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February 1, 2013

Weekly Show

With a combination of contrasting economic data, is the US economy really on the mend? Also, does the recent bipartisan push by Congress indicate a new era for immigration reform?  Plus, Chuck Hagel’s chances of becoming the next Secretary of Defense. Joining Gwen: David Wessel, Wall Street Journal; Karen Tumulty, Washington Post, Fawn Johnson, National Journal; Doyle McManus, Los Angeles Times.

Home Prices Rose Over Past Year, Another Sign that Market is Recovering

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Home prices saw solid gains over the past year, according to a new report Wednesday, adding to the evidence that the housing market turned a corner in 2012, even in the hardest-hit parts of the country.

PBS NewsHour: More Americans Live in Economically Segregated Neighborhoods Than 30 Years Ago

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Racial segregation in U.S. neighborhoods is on the decline, but income level is increasingly an indicator of where people live. Gwen Ifill talks to Pew Research Center's Paul Taylor about a recently released study on the connections between income inequality and neighborhood segregation.

What is the Fed Waiting For?

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It's best to think of the Federal Reserve today as a seventh-grade boy at a school dance, shuffling up to a girl, with all their friends watching. That music has a great beat, he says, and you sure do look like you enjoy dancing. She blinks expectantly. He opens his mouth. Then closes it, and walks away.

Political Perceptions: Stepping Up to the Cliff

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This is what fiscal paralysis looks like. The U.S. government, the White House projected last week, will run a deficit of $1.2 trillion or 7.8% of the gross domestic product in the fiscal year that ends Sept. 30.

Fewer Americans Form Households After Recession, Hampering Economic Recovery

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It had been a long road, but when Sabrina Torres received her master’s degree in 2010, she was sure it would eventually pay off in a good job that would allow her to afford an apartment. She is still waiting. The American University graduate’s financial struggles have prevented her from living on her own, making her part of a dramatic slowdown in household formation that is both a consequence of the economic downturn and a continued obstacle to overcoming it.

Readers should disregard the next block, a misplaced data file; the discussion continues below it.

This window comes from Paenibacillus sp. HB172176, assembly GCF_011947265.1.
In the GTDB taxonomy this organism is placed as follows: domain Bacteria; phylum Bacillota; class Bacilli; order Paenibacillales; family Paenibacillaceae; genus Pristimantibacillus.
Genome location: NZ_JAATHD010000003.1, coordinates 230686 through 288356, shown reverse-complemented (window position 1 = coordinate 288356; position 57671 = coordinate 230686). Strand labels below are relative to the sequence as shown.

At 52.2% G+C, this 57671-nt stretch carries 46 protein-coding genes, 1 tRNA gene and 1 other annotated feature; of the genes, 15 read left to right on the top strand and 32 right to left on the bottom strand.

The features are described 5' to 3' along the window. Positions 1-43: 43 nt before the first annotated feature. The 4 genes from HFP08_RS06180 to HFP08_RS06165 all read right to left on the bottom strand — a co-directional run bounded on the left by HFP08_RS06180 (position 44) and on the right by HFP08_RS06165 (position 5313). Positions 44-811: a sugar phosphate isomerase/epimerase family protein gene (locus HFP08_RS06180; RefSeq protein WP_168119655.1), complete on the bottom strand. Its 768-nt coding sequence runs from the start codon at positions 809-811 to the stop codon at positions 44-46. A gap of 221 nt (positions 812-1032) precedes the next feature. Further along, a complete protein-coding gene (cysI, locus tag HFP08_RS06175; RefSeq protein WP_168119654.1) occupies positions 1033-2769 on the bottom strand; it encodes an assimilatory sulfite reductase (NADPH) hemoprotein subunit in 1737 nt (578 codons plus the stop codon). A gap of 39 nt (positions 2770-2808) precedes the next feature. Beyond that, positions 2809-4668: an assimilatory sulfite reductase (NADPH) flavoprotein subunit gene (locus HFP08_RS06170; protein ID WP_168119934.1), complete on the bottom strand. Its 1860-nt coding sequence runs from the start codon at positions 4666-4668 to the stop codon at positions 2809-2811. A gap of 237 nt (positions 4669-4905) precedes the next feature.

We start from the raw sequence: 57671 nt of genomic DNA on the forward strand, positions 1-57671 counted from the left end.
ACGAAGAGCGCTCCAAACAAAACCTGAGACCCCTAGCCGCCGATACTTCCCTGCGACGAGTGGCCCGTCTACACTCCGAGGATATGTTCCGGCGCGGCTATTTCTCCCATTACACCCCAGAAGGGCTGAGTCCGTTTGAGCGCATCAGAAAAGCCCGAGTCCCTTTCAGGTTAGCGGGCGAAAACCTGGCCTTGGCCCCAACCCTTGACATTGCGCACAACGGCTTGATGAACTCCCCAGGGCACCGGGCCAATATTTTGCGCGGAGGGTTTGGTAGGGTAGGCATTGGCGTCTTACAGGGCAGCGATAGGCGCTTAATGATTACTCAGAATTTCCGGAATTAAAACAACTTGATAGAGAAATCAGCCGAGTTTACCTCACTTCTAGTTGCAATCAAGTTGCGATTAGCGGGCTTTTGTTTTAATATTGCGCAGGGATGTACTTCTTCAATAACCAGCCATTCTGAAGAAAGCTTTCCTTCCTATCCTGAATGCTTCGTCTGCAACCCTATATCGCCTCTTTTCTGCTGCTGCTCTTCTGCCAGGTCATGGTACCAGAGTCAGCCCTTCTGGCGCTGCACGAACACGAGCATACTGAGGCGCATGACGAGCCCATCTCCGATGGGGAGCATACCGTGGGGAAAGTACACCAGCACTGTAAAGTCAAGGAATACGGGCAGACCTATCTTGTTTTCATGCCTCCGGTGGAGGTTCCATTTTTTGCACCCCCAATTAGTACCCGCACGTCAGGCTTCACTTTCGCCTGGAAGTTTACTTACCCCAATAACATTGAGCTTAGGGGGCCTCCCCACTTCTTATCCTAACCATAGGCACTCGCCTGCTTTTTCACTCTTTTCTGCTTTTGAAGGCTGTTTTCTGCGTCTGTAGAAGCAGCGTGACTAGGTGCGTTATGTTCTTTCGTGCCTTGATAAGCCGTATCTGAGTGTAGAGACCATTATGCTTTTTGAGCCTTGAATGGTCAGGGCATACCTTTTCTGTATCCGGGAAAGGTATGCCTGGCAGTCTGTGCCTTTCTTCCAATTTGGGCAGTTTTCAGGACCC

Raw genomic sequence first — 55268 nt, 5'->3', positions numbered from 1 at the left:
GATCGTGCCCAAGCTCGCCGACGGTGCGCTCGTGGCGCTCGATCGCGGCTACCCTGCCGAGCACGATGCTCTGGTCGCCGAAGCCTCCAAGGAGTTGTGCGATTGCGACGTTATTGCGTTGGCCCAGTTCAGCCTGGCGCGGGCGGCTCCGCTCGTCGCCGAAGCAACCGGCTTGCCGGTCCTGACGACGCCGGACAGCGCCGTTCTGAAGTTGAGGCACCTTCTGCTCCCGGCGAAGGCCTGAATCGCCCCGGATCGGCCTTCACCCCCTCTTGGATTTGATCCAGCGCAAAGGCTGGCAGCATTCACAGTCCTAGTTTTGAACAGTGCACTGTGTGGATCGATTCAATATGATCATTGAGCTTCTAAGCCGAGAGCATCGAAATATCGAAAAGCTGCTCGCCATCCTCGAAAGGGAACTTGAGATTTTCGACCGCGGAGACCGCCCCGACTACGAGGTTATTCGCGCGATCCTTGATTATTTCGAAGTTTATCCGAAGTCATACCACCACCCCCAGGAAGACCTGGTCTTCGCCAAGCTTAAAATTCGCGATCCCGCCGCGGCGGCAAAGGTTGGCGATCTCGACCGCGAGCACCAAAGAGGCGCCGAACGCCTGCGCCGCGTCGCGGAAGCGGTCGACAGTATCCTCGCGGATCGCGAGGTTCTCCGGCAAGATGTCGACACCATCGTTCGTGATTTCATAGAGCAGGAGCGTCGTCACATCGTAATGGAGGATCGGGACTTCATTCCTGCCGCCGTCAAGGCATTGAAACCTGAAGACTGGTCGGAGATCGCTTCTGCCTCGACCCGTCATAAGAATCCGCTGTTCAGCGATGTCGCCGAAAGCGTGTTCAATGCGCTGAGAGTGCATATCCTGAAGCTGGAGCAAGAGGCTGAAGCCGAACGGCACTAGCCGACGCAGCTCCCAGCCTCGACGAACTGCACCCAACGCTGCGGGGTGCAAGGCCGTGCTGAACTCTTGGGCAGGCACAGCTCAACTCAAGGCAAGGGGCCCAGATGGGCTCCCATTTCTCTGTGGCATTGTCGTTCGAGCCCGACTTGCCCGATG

Unmired at Last

On The Radar

Since Florida’s property market collapsed and its economy tanked, Hillsborough County has endured almost nonstop austerity. In the past five years the government of the county, halfway up the state’s Gulf coast, has eliminated a quarter of its 6,000 positions through attrition and lay-offs. It has scaled back after-school child care. Workers’ pay has been frozen for three years.
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Obama Announces Refinancing Plan

On The Radar

President Barack Obama announced a fresh bid Wednesday to revive the housing market by letting millions of homeowners refinance their mortgages, Laura Meckler reports on the News Hub.
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Obama Doesn’t Name Names in Campaign

On The Radar

President Barack Obama doesn’t utter Mitt Romney’s name in speeches and public remarks. He just uses the Republican front-runner’s words. “It is wrong for anyone to suggest that the only option for struggling responsible homeowners is to sit and wait for the housing market to hit bottom,” Obama said yesterday in Falls Church, Virginia, announcing his latest housing proposal.
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Studies challenge wisdom of GOP candidates' plans

On The Radar

Key proposals from the Republican presidential candidates might make for good campaign fodder. But independent analyses raise serious questions about those plans and their ability to cure the nation's ills in two vital areas, the economy and housing.